Curtain up for school Mozart thriller
IT'S set to be their most challenging production yet, and everyone involved is relishing the chance to take part.Young actors and actresses at Felixstowe's Deben High School cannot wait for curtain up tonight as they present Peter Shaffer's award-winning play Amadeus about the life of composer Mozart.
By Richard Cornwell
IT IS set to be their most challenging production yet, and everyone involved is relishing the chance to take part.
Young actors and actresses at Felixstowe's Deben High School cannot wait for curtain up tonight as they present Peter Shaffer's award-winning play Amadeus, about the life and death of composer Mozart.
Parents have been advised that the play is not suitable for under-14s because of strong language.
Assistant headteacher Beverley Boyce said the play was probably the most challenging the school had done.
"The students are rising to the challenge as well and I'm sure parents are going to be thrilled with the production," said Miss Boyce.
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"We usually do a lighter show one year – such as last year, when we did Grease – and then the following year something much more challenging.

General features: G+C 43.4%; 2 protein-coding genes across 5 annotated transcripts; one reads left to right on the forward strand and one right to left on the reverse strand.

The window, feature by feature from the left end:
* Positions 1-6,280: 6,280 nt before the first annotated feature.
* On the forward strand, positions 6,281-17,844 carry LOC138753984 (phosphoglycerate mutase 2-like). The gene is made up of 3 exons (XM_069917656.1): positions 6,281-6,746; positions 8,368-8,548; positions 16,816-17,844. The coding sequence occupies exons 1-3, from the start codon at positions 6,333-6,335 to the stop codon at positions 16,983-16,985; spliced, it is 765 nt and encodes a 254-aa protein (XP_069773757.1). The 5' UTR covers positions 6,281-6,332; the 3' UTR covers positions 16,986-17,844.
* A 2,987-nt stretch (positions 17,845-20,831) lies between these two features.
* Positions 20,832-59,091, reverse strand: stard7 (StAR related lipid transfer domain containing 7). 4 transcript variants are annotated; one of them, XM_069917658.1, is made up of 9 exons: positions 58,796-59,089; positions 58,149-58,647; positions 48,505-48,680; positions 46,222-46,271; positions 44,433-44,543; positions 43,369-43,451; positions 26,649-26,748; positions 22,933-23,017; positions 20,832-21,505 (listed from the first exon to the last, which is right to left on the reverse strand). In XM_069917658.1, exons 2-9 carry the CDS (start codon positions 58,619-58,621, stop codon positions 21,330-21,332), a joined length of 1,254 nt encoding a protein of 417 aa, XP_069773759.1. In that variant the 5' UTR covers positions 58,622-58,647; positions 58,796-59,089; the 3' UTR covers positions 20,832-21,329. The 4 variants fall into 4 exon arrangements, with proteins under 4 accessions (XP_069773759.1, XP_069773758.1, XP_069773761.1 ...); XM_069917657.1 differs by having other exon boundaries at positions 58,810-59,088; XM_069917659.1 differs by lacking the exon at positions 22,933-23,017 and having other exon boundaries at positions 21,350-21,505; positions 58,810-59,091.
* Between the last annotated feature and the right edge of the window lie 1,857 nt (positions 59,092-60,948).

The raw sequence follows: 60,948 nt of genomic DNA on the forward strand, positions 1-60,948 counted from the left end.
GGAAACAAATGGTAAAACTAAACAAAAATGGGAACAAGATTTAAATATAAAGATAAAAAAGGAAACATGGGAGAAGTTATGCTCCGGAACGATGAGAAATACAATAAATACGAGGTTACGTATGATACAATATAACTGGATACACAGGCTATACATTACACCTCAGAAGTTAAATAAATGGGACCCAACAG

"There is a real mixture of ages among those taking part, from year eight through to the sixth form, and some very talented students as well. Some of them are studying performing arts and some GCSE drama."
Pupils are also working back-stage, with a group of year eight, nine and ten students providing the technical team.
Shaffer described Amadeus, which became an Oscar-winning film in the 1980s, as "a fantasia of the life of Mozart".
The play takes the legend that Mozart, who lived from 1756 to 1791, was poisoned by a rival composer, Antonio Salieri.
In the play, Salieri, a relatively moral and highly-regarded court musician, cannot live with the fact that God had given him the power to appreciate the greatest music but had chosen such a horror as the vulgar Mozart to write it.
Historians, though, say Mozart died from a feverish illness, the precise nature of which was not known – but he was not poisoned.
The Deben High students – who are presenting the play in the upper hall of the school in Garrison Lane for three nights – have been discouraged from seeing the film.
Miss Boyce said: "We prefer them to work out their own interpretation from the script. That makes it much fresher and helps them in their understanding of how to portray character, encouraging their thinking and creating.
"This production is not a copy of the film because that would have no value at all."
Playing the role of Salieri is Year 14 student Graham Cockburn, who hopes to study performing arts at university and become an actor.
Miss Boyce said he was the most talented young actor she had come across in her teaching career.
Mozart is played by Craig Morton, another talented young actor, from Year 11.
Costumes, props and furniture are in keeping with the 18th century in which the play is set, but a modern staging has been chosen to create an intimate atmosphere for the audience.